Written by: Alex Ellis and Phil Ormsby
Directed by: Jennifer Ward-Lealand
Circa Theatre, 1st May 2019
Reviewed by: Madelaine Empson
Conversations with Dead Relatives is a heartfelt and genuine work that explores where its writers and performers, Alex Ellis and Phil Ormsby, come from. In conversation, the real-life couple discuss their lineage and enact each other’s ancestors.
The show begins with Ellis handing out homemade baking while Ormsby chats amiably away to the audience over a cuppa. We’re clearly in the couple’s living room. In this homely moment, I long to see pictures and embellishments on the stark, black walls. John Parker’s design concept doesn’t feel fully formed here, but as more and more picture frames emerge from old trunks and colour floods segments of the set, I’m slowly drawn in.
Many themes blossom out of the stories we’re told, giving depth and dimension to the cleverly curated work. An underlying theme is the question of whether or not Ellis wants to bring a child into the world. This feels unresolved to me because Ormsby never shares his own feelings on the matter. Learning his desires as well would have brought me closer to the couple as people – thus bringing me closer to the ancestors they portray.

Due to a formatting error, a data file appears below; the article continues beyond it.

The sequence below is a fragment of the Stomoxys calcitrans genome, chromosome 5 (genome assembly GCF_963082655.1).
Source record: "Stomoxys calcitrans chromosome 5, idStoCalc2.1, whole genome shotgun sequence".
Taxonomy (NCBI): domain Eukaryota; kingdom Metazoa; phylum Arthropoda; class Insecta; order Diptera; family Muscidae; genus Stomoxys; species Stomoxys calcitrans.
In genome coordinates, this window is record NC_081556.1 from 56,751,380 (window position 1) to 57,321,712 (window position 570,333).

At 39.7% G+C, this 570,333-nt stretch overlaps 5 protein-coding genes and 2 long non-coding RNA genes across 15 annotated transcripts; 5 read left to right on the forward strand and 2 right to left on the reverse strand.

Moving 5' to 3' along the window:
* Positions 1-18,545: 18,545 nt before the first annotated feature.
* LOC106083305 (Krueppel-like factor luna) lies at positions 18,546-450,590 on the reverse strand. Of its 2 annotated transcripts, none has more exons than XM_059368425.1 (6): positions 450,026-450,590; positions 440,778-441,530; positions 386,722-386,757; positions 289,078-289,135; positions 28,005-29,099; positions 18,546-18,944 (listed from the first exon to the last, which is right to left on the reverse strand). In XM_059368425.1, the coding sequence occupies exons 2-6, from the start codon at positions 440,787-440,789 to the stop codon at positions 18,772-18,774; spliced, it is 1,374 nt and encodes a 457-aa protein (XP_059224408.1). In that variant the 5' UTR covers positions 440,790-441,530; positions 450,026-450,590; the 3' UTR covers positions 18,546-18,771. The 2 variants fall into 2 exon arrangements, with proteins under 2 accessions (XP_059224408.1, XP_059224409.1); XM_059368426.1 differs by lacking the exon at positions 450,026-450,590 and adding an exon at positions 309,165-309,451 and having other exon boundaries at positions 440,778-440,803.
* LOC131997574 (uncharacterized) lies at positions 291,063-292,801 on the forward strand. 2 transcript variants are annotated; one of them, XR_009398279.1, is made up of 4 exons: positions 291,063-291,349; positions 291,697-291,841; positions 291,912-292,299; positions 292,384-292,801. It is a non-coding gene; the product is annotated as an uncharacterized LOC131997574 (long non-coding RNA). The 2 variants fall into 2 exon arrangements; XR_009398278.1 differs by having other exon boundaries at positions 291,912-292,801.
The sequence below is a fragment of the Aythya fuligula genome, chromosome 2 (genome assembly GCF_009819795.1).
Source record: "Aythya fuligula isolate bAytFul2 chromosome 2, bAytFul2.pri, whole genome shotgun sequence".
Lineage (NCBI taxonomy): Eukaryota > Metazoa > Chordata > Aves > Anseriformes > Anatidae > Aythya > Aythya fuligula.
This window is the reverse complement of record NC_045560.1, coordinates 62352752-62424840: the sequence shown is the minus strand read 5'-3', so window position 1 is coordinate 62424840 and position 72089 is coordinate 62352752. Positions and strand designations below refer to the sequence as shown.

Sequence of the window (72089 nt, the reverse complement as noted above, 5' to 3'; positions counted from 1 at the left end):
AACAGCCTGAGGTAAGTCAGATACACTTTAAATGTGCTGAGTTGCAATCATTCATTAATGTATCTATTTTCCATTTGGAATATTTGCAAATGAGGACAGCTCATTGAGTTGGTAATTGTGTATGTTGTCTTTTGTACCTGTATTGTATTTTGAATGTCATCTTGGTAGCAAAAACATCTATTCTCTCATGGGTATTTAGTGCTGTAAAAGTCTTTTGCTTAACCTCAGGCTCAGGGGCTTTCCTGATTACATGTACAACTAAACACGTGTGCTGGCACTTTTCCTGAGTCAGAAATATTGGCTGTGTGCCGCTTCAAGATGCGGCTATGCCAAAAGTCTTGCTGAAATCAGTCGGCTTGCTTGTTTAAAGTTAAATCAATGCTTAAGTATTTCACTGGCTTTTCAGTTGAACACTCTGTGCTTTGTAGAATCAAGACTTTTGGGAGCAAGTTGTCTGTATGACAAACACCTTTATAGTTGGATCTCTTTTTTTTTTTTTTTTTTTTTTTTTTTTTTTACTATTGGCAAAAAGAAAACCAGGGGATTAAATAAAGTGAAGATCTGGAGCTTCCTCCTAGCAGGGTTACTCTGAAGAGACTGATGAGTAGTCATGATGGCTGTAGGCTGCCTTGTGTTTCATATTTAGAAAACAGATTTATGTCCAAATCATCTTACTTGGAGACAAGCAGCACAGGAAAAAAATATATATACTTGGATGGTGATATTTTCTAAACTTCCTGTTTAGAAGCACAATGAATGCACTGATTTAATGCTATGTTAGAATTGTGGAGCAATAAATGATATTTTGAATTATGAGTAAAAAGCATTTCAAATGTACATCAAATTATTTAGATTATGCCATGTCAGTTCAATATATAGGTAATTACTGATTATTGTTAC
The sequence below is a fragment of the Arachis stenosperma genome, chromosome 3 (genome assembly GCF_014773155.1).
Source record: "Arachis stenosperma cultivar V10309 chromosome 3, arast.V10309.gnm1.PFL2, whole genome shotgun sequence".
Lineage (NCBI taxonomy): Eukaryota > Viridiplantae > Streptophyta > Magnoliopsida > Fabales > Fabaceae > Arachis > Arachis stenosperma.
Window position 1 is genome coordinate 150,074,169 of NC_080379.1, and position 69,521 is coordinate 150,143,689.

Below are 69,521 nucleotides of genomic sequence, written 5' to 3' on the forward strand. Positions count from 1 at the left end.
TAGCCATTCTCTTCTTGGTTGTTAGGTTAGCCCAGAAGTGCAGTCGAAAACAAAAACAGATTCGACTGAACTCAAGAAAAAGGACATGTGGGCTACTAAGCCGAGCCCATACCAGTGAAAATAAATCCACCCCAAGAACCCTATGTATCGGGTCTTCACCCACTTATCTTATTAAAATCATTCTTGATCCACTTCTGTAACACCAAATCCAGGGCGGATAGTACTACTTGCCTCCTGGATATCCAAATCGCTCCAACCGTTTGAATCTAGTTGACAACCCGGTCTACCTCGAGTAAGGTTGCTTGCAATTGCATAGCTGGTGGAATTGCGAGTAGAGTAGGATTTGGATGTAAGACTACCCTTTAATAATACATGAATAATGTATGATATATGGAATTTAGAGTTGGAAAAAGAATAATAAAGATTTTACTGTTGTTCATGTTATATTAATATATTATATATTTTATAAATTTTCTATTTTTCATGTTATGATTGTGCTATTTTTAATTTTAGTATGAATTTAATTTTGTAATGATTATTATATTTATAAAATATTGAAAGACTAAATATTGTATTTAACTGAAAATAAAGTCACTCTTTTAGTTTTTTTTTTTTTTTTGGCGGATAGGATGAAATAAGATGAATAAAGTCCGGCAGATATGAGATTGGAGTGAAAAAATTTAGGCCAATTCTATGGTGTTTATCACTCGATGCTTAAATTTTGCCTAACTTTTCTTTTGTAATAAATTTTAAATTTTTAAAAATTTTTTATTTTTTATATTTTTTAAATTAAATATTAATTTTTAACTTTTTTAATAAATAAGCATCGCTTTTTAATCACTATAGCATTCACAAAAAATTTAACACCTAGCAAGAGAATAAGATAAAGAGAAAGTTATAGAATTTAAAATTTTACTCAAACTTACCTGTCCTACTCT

Some characters are incredibly compelling, like Ellis’ larger-than-life Orm the Viking (what an accent!), and Ormsby’s prim, proper, and prudent Ellen Elizabeth Ellis. I’m compelled because of the excellent performances and the big personalities of these characters, not because of how they relate to the writers. It’s lovely learning about the couple’s heritage, but without a familial connection to them, the work doesn’t resonate with me on every level. I’d engage more deeply if things were turned back on the audience more often; if I was asked to think about my own family history.
Nevertheless, Conversations with Dead Relatives aptly reflects the talent and effort of those who created it. The script itself is beautifully written and the actors bring to life its stories with courage and conviction. It’s a great watch.